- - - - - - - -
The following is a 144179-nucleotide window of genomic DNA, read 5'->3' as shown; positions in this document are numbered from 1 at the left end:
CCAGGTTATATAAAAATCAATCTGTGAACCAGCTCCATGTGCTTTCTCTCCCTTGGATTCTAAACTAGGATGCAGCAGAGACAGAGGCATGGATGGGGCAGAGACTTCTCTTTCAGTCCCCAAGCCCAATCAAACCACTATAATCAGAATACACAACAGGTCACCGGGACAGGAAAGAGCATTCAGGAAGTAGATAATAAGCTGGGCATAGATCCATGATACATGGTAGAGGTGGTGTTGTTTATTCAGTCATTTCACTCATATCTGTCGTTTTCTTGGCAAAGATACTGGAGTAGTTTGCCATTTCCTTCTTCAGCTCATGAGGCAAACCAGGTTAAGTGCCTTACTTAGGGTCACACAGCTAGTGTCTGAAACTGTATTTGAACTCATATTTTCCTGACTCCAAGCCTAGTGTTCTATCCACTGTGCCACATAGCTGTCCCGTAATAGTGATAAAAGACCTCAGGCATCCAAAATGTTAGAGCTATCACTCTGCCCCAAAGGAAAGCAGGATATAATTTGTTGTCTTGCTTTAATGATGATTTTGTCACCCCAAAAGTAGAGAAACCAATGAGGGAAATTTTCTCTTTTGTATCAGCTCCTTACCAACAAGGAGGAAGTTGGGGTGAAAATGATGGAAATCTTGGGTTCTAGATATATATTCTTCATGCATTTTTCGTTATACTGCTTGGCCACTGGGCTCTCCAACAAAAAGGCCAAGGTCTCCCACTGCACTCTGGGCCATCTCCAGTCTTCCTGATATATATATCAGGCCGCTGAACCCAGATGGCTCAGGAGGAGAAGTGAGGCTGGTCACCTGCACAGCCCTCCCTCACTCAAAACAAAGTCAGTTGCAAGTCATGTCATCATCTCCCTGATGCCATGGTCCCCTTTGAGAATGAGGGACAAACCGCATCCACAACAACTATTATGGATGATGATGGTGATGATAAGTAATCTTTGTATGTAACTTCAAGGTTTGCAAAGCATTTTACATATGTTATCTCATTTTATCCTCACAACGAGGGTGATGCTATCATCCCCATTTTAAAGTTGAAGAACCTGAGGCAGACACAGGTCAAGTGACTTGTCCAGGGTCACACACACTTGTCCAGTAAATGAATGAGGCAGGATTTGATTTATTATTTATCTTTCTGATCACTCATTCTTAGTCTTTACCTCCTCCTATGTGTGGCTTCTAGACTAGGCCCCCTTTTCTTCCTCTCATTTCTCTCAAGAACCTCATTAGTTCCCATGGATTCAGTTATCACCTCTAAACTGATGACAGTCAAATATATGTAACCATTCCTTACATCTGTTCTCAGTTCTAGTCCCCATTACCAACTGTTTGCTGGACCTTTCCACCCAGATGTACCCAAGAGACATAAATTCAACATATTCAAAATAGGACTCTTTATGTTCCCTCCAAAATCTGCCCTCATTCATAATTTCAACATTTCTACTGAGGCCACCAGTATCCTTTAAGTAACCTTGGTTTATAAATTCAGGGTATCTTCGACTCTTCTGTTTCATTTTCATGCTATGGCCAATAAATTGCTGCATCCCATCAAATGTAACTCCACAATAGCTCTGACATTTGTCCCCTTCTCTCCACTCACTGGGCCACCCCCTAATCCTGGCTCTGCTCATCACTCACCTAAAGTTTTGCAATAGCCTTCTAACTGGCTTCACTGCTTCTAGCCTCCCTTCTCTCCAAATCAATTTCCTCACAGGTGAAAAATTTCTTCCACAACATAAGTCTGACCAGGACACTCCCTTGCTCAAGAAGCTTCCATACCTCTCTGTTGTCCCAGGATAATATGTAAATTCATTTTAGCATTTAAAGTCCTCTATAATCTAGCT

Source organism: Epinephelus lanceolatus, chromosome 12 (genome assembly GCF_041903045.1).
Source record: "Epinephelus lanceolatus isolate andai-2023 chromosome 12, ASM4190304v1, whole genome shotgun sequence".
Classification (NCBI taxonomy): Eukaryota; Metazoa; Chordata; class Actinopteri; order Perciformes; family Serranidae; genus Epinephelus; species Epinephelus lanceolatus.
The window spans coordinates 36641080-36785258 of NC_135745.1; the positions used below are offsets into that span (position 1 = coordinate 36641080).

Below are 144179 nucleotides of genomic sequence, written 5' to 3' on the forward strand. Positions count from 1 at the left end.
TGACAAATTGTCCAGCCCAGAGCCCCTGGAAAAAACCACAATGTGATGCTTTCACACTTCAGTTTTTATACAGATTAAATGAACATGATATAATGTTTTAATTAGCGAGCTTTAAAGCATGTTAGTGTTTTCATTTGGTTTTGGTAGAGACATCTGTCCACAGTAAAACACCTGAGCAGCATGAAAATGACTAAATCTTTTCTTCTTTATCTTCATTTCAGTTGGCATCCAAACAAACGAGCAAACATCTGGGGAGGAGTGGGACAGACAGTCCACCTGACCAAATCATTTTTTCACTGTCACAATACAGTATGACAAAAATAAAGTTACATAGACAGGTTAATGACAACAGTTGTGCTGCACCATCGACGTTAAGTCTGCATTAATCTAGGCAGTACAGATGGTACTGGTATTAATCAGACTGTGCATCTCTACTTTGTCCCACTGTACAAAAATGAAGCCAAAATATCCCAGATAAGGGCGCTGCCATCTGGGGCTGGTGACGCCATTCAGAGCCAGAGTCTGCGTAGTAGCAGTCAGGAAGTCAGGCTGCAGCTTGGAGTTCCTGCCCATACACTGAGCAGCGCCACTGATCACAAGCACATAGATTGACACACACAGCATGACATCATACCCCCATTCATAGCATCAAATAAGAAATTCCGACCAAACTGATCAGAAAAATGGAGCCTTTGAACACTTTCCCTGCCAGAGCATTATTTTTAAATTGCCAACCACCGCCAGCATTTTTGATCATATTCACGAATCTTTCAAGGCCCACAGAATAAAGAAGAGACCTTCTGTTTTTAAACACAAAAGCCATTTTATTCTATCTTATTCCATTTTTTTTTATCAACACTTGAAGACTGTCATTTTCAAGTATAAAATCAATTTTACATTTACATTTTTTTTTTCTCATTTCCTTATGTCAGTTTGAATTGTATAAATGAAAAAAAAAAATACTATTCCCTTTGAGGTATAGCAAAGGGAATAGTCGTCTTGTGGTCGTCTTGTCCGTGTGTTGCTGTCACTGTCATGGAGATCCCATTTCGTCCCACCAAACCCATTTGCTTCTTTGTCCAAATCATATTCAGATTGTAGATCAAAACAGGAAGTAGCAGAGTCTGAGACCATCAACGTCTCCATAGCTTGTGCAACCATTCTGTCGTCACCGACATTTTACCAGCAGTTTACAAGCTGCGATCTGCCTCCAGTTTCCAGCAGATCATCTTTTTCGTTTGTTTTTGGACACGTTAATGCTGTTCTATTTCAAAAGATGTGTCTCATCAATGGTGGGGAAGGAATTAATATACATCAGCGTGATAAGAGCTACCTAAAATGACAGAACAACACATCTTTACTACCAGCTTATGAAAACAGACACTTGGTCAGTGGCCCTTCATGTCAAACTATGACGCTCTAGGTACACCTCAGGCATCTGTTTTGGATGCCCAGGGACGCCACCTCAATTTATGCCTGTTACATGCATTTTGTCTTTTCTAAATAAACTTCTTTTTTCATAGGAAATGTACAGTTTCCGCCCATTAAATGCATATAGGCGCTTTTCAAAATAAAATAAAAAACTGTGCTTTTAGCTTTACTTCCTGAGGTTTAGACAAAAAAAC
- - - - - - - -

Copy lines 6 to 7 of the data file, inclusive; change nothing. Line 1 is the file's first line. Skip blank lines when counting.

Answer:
The window spans coordinates 36641080-36785258 of NC_135745.1; the positions used below are offsets into that span (position 1 = coordinate 36641080).

Below are 144179 nucleotides of genomic sequence, written 5' to 3' on the forward strand. Positions count from 1 at the left end.